First National Bank of Pennsylvania will pay $13.5 million to settle redlining allegations raised by the U.S. Department of Justice and the state of North Carolina.
FNB was accused of discriminating against borrowers in predominantly Black and Hispanic neighborhoods in Charlotte and Winston-Salem, NC, from 2017 to 2021, via Carolina-based Yadkin Bank, which it acquired in 2017.
The bank “failed to provide mortgage lending services” to those neighborhoods and “discouraged people seeking credit in those communities from obtaining loans,” according to a press release.
Other lenders generated applications in these neighborhoods two-and-half times the rate of FNB in Charlotte and four times the rate in Winston-Salem.
It also only operated in white areas, shutting down its sole branch in a minority-dominated neighborhood in 2021, while providing no evidence about how its LOs developed loan referrals or distributed marketing materials.
The claims have been resolved through two consent orders requiring FNB to invest in credit opportunities for communities of color. The orders are awaiting court approval.
“When banks discriminate, it means hardworking people can’t buy a house, start a business, or invest in their futures,” said North Carolina Attorney General Josh Stein. “I want every person who calls North Carolina home to have a fair shot, and I’m pleased that this settlement will create better borrowing opportunities for all North Carolinians.”
The $13 million will be put towards furthering homeownership in minority communities through a spectrum of programs focused on loan subsidy and education. It must also open three new branches in Black and Hispanic communities in these cities.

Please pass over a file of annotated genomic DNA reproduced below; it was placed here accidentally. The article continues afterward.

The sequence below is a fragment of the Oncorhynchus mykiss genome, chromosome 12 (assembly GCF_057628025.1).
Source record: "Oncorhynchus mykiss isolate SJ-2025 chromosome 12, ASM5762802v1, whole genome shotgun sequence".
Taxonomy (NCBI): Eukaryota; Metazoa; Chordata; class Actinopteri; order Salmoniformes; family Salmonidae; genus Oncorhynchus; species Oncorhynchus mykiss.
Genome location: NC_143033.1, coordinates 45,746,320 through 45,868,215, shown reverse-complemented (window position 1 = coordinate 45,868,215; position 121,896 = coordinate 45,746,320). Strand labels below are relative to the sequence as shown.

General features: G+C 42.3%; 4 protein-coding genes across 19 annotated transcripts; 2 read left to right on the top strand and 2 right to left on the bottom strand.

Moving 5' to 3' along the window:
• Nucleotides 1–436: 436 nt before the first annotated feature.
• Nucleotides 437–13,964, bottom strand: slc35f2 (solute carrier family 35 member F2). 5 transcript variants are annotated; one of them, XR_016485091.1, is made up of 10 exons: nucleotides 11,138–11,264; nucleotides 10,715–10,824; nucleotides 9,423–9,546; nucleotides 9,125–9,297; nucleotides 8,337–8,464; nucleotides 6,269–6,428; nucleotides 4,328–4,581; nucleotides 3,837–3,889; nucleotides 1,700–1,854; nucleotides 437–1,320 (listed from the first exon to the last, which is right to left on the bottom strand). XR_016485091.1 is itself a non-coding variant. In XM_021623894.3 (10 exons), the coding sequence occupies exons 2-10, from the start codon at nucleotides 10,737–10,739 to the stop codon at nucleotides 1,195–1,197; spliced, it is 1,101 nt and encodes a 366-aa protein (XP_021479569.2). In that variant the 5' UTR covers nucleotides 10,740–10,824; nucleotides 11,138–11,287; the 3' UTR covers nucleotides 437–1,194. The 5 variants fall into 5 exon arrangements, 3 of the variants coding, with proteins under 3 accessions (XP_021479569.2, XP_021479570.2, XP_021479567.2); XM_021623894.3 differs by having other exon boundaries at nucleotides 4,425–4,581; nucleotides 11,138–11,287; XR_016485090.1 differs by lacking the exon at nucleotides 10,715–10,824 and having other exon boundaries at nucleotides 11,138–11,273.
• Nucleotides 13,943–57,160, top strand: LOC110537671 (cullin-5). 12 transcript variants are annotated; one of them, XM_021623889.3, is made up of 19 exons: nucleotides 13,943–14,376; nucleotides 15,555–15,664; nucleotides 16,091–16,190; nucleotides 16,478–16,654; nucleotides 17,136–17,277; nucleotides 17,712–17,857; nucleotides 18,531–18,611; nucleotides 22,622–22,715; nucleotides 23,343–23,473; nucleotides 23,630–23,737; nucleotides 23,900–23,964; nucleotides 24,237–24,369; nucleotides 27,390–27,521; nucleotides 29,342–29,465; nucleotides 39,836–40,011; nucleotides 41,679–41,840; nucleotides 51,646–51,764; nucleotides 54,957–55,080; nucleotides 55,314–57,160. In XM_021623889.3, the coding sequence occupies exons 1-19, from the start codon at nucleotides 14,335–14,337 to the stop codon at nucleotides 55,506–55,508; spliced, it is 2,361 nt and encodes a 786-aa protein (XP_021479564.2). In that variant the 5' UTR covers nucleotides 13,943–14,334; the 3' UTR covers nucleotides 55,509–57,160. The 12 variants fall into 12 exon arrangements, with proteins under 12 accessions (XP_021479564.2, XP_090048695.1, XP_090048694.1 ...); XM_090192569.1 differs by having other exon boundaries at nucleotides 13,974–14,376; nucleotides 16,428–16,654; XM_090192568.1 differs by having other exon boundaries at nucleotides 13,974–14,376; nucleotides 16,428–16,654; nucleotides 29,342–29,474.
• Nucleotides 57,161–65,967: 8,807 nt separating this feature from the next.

FNB spokesperson Jennifer Reel said the company denied the claims but nevertheless cooperated fully and settled the matter “to avoid prolonged litigation and to maintain our focus on promoting equity and economic prosperity.”
During the investigation, the bank created a Special Purpose Credit Program providing up to $3 million per year in closing cost assistance to minority borrowers anywhere it operates.
Pittsburgh-based FNB is one of the 100 largest banks in the U.S., with 350 branches across seven states and assets of more than $45 billion.
The investigation was part of the Justice Department’s Combating Redlining Initiative, which kicked off in October 2021. It has resolved redlining claims at 12 institutions since its launch.
“With this settlement, the Justice Department’s Combating Redlining Initiative has now secured over $122 million in relief for communities across the country,” Attorney General Merrick B. Garland said.
“But we recognize how much work we have left to do, and we are not letting up in our efforts to combat discrimination in lending wherever it occurs.”
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